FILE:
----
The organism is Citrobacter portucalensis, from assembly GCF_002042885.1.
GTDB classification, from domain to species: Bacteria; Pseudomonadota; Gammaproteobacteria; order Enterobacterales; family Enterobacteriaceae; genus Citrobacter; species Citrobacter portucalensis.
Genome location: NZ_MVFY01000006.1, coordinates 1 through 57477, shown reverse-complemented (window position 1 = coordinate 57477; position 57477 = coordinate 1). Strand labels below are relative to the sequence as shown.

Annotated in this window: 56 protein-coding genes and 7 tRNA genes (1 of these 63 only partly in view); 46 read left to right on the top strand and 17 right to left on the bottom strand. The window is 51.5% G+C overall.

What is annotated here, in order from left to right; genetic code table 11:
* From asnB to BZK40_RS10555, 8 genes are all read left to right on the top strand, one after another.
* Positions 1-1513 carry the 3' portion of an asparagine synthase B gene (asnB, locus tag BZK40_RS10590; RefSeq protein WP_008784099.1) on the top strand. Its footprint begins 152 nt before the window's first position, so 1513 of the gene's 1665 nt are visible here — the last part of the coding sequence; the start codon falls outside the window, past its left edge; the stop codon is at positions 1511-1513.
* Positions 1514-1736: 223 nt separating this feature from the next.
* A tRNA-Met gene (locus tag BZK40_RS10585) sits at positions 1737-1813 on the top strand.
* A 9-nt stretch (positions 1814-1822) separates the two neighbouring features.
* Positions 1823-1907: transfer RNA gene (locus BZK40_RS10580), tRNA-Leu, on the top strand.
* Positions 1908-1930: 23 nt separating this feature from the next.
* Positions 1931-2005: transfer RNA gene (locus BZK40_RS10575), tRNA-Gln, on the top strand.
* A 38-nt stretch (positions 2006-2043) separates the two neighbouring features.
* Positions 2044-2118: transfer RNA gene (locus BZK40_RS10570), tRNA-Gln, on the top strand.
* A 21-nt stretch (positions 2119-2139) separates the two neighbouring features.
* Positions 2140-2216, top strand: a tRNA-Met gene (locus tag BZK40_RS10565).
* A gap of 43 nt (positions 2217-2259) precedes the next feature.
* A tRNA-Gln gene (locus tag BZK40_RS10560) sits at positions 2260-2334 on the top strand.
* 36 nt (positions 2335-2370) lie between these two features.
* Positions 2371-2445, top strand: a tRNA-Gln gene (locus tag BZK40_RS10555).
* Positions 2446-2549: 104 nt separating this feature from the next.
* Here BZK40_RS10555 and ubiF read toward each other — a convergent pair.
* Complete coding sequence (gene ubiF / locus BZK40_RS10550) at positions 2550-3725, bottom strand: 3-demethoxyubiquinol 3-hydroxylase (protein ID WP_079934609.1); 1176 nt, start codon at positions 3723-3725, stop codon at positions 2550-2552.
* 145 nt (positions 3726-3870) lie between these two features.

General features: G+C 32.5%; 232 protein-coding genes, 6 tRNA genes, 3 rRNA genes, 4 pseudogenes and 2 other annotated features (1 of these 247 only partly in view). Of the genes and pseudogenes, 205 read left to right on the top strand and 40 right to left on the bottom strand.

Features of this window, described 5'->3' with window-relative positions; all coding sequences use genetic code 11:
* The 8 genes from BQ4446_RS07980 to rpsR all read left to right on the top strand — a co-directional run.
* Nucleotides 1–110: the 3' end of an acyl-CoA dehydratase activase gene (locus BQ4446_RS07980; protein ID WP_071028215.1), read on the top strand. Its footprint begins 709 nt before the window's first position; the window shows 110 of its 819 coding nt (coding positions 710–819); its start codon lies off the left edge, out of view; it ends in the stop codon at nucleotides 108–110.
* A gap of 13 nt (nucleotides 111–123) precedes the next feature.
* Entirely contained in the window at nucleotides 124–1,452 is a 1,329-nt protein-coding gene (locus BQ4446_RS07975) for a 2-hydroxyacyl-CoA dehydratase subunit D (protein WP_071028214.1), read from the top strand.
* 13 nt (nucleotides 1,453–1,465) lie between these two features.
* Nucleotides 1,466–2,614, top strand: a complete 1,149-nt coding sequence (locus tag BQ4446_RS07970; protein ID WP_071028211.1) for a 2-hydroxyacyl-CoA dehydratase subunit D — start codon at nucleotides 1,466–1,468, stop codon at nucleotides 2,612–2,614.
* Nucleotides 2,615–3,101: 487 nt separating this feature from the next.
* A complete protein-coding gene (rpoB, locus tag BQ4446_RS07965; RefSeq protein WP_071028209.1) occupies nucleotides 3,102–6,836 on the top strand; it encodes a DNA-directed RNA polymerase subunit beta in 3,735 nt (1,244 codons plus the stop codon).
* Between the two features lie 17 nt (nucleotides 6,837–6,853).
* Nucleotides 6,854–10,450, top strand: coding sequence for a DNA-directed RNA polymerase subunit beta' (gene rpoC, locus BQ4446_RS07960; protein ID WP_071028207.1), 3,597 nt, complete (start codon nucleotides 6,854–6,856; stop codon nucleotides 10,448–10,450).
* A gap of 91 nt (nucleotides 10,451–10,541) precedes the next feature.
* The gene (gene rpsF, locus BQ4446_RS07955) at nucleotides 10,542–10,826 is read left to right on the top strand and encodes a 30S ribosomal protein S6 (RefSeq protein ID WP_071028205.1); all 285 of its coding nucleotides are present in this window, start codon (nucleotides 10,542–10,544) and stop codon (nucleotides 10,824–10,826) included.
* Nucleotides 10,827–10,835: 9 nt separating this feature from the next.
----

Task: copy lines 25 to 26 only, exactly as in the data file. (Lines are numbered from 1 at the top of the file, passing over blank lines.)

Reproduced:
* 145 nt (positions 3726-3870) lie between these two features.

General features: G+C 32.5%; 232 protein-coding genes, 6 tRNA genes, 3 rRNA genes, 4 pseudogenes and 2 other annotated features (1 of these 247 only partly in view). Of the genes and pseudogenes, 205 read left to right on the top strand and 40 right to left on the bottom strand.